Compacted soil liner interface strength importance

Timothy D. Stark, Hangseok Choi, Chulho Lee, Brian Queen

Research output: Contribution to journalArticlepeer-review

14 Citations (Scopus)


This paper describes an interesting slope failure in a liner system of a municipal solid waste containment facility during construction because the sliding interface is not the geomembrane (GM)/compacted low-permeability soil liner (LPSL) but a soil-soil interface within the LPSL. Some of the lessons learned are as follows: (1) compaction of the LPSL should ensure that each lift is kneaded into the lower lift so a weak interface is not created in the LPSL; (2) the LPSL moisture content should be controlled so it does not exceed the specified value, for example 3-4% wet of optimum, because it can lead to a weak interface in the LPSL; (3) drainage material should be placed over the GM from the slope toe to the top to reduce the shear stresses applied to the weakest interface; and (4) equipment should not move laterally across the slope if it is unsupported but up the slope while placing the cover soil from bottom to top.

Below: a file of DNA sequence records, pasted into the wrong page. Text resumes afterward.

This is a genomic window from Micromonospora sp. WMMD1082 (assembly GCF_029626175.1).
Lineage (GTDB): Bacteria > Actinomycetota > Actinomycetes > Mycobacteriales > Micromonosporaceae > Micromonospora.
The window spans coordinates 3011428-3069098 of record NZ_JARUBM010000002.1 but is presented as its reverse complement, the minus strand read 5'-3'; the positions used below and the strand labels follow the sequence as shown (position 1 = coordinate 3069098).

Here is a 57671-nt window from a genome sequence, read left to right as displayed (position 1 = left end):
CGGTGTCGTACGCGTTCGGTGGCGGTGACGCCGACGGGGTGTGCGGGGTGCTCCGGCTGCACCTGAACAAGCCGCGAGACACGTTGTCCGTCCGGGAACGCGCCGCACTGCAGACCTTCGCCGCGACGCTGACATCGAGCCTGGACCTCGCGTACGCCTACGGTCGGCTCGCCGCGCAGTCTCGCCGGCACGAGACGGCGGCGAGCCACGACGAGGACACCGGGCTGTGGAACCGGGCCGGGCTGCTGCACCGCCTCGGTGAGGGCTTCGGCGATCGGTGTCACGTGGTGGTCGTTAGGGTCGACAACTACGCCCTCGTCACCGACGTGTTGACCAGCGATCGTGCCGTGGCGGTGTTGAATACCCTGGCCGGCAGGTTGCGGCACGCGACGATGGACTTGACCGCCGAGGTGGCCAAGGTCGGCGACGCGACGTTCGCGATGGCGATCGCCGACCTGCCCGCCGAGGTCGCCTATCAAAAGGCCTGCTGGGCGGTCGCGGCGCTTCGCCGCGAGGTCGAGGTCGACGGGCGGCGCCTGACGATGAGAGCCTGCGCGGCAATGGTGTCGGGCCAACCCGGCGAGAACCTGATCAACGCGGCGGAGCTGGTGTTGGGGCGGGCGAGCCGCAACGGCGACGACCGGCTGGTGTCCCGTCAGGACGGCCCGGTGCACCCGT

Original languageEnglish
Pages (from-to)544-550
Number of pages7
JournalJournal of Geotechnical and Geoenvironmental Engineering
Issue number4
Publication statusPublished - 2012 Apr 17


  • Compacted soil liner
  • Geomembranes
  • Geosynthetic lined slopes
  • Geosynthetics
  • Interface shear strength
  • Landfills
  • Slope stability

ASJC Scopus subject areas

  • Geotechnical Engineering and Engineering Geology
  • Environmental Science(all)


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